While he’s working, Mia stays glued to her phone. There is one man out there that she knows can’t resist her and while she’s not even sure she’s that into him either, she likes to be reminded that she still has the power to turn men on, even from a distance.

‘Send me a photo of your dick?’ she messages to Bryan, knowing he’ll oblige within minutes. He’s a colleague; another reason she prefers work to holidays.

Until now, she’s kept his nudes in a private folder on her phone, but her desire to shake up her life has coincided with her remembering that her phone is hooked up to the wireless printer in Alexander’s office.

She waits till she can hear him on a call. Then she hits print and imagines his face as an A4 Technicolor image of some other guy’s dick comes chugging out of the printer just as he’s trying to tie up a complicated negotiation with the team in Europe.


Lily has been nannying for Ben and Izzy for six months. The job is pretty good – their children are well-behaved, the pay is okay, she has access to the family car when she needs it, and there are plenty of other perks, too.

All this to say: it isn’t clear why she cracks.

On the day it happens, everything has panned out pretty much as it always does. She’s taken the kids to the park, texted Ben to ask him a question, not heard back, wondered, while aimlessly pushing the youngest on the swings, whether it’s time for her to download Tinder again, dismissed the idea, taken the kids home, served up fishfingers, chips and alphabetti spaghetti for supper and then supervised bath time. She has not loaded the dishwasher because it’s still running from when she put it on earlier, but she has cleared the table and stacked up all the dirty plates by the sink.

There are subtler ways she could have let Izzy know what’s going on, perhaps, but they’re all so clichéd. She might have sent him nudes when Izzy would likely be around to see the messages on his phone, she might have left a used condom in the bathroom bin, rather than wrapping it in several carrier bags and disposing of in it the outside bins where Izzy is unlikely to ever discover it. But she prefers her way because it’s more fun, more playful.

That’s why, with the leftover spaghetti letters from the children’s supper, she’s spelt out ‘I’m fucking your husband.’


She has only fucked him a handful of times, but he has asked her to feed his rabbit while he’s away for Easter. She’s not sure if that’s just a friend with benefits level commitment, or whether it indicates that he wants something more. After all, it’s not like he’s asked her to look after his cat, or his houseplants, or anything that would require the keys to his house and therefore the opportunity to snoop through his stuff, which disappoints her. She would totally do that, if she could.

But no, the only thing she has the opportunity to root around in is the vegetable seeds and garden tools he keeps in the shed alongside the rabbit food and hay. It doesn’t give her much insight – what meaningful conclusions can you draw about a man who plants carrots, runner beans and cabbages, really?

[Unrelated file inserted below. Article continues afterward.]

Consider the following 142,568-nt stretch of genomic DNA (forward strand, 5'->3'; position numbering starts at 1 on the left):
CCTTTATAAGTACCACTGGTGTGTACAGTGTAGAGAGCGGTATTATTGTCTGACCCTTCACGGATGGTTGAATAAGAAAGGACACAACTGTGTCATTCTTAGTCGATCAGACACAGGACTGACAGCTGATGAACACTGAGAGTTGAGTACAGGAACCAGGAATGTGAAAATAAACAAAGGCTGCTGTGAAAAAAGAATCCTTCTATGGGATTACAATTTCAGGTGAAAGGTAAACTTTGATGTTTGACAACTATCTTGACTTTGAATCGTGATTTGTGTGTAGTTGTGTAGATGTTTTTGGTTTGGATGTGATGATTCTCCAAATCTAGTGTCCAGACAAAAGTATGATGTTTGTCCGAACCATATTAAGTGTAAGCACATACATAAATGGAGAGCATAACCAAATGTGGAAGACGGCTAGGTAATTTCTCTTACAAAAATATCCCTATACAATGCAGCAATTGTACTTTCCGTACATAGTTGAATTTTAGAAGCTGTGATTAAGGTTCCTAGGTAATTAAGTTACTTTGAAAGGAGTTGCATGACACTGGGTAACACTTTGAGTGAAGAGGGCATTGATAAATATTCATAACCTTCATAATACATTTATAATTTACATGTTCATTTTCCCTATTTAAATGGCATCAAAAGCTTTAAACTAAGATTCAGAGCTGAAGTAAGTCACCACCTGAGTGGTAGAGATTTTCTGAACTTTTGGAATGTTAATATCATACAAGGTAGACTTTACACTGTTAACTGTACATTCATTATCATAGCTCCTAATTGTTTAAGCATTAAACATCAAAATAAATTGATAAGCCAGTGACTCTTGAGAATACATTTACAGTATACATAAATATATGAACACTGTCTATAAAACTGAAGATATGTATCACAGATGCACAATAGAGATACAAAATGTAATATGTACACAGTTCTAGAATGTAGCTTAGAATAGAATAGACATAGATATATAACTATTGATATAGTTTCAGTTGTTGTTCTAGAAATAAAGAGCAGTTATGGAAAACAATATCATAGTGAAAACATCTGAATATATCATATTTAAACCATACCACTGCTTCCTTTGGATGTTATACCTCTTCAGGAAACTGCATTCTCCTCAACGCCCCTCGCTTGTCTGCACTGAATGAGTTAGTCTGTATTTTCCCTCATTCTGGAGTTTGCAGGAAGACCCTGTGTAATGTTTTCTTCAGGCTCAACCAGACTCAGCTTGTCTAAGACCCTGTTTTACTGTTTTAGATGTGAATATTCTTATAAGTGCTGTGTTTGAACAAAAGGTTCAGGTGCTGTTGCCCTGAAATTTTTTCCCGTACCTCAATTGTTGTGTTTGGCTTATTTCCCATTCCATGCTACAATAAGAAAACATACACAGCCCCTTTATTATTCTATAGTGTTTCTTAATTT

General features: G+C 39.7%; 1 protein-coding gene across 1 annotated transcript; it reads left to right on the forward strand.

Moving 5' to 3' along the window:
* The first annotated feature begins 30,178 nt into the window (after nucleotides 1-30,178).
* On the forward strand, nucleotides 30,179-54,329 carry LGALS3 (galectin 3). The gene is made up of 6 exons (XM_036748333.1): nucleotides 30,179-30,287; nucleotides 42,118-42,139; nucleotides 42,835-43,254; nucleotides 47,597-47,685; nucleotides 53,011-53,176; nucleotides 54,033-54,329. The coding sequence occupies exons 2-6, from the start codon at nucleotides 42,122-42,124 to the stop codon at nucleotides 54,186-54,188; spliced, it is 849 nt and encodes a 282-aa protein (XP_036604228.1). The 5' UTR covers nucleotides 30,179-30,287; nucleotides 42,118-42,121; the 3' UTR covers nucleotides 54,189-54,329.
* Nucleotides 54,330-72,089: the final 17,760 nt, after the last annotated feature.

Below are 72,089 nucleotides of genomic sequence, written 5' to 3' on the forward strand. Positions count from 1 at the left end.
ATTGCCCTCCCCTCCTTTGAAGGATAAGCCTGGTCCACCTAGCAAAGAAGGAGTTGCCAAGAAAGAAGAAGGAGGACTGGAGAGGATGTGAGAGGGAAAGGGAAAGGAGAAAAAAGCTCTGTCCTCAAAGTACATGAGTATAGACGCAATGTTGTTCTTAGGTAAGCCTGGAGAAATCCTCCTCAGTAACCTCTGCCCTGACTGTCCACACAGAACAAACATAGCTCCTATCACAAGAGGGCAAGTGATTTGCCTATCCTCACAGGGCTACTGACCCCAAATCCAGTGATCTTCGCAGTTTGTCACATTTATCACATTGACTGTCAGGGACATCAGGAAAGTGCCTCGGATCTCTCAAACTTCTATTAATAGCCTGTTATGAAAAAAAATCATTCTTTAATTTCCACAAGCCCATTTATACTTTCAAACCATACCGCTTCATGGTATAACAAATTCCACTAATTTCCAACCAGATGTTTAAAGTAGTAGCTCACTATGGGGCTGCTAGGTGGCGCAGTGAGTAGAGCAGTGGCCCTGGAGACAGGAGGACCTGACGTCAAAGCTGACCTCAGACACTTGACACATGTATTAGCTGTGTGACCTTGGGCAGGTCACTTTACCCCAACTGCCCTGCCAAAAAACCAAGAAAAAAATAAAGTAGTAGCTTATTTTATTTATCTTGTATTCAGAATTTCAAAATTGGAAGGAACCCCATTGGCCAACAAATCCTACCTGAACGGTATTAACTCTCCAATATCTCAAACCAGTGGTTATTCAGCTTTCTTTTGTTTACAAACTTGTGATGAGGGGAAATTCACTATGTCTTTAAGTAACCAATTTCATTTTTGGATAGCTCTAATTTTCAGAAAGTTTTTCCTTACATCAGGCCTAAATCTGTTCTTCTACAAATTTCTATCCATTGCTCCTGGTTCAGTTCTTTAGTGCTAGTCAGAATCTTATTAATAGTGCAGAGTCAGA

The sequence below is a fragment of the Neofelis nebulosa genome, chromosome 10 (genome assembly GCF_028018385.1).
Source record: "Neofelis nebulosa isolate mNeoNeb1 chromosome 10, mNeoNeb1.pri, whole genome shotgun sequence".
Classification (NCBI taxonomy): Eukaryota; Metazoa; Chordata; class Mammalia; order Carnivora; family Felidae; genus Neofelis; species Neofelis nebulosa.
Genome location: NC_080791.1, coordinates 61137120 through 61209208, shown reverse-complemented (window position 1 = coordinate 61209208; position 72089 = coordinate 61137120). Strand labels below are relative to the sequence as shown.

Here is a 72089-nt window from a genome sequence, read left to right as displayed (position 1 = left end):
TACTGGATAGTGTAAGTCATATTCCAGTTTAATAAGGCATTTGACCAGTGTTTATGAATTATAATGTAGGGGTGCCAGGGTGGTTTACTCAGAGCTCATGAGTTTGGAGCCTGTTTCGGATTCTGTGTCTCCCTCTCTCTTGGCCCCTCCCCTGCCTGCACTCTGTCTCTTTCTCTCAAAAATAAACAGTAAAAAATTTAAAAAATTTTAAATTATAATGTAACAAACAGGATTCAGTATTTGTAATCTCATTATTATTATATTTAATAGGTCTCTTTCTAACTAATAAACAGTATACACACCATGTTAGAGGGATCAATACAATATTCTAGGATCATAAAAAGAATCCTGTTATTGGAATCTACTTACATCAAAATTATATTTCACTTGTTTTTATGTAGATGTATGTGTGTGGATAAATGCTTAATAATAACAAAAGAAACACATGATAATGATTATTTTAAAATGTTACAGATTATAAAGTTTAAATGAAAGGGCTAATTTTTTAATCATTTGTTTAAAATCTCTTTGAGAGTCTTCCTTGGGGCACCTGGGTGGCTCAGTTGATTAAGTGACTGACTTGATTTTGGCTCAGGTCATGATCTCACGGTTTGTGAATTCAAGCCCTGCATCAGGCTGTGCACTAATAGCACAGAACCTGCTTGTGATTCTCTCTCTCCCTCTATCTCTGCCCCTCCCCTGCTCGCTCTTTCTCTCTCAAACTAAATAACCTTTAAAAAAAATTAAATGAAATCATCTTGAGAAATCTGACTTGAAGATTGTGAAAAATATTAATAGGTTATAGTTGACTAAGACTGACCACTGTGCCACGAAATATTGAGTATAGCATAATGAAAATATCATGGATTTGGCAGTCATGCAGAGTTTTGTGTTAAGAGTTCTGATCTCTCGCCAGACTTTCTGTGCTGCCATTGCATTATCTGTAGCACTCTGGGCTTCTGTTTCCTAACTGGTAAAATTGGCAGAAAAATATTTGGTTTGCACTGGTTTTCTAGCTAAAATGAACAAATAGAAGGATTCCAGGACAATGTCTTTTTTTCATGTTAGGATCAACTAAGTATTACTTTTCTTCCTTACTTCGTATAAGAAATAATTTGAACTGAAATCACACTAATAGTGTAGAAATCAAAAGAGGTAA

The one conclusion she can draw is that it means he’s grown up, responsible – what sort of man lives alone but grows his own vegetables and has a pet rabbit. Not any of the other guys she’s slept with, that’s for sure.

She herself is not there yet. She rarely does the washing up, lives on Super noodles, would like a pet but isn’t allowed one in her rented flat. And, truth be told, she’s not sure how good she’ be at looking after animals on a permanent basis, isn’t sure how good she is at looking after them full stop, in fact, although he didn’t ask how well-qualified she was, just sent her a couple of text messages with hasty instructions.

The rabbit is cute. She strokes its floppy ears a bit, fills its food bowl, tops up its water, puts everything she’s used away neatly.

She’s feeling pretty pleased with herself, right up until 3am. At 3am, she wakes, and remembers, in the moonlight, that she forgot to lock the hutch.


The day she finds out, Jessica has to work. Her heart is broken, but she still showers, dresses and is at the shop, ready to open up, by 9am.

It is hard to make it through – everything, from the heartfelt words on funeral flowers sent to commemorate a marriage that’s lasted for decades to the kindness of a get well soon message to the cheesiness of the words accompanying a flashy gesture to an obviously new lover – makes her eyes sting with unshed tears.

She is glad that her colleague is off sick. She needs some time alone.

She runs her finger down the stem of a rose, grateful for the sharp prick of its thorns that causes blood to bead, crimson and sudden. She shreds tissue paper anxiously, ties raffia in pointless, fidgety bows. She does all that to stop herself from checking her phone, because she doesn’t want to hear that he’s sorry; that it means nothing. She’s not ready to hear that yet. She wants it to mean something, in a way, because it would be doubly gutting, somehow, to feel this shit because of something that was meaningless to him.

But the routine of the day – the orders, the queries, the deliveries – it’s not enough to take her mind off things. By 3pm, she’s itching for revenge. And she has the weapons for revenge right at her fingertips.

The bouquet she makes is beautiful. She wants it to be hard to throw it straight in the trash. It’s all springlike – tulips and snowdrops and hyacinths – the promise of new beginnings. She wants it to contrast with the message she writes on the card.

‘I’m sorry, I made a mistake. I can’t do this to Jess. I don’t want to see you anymore.’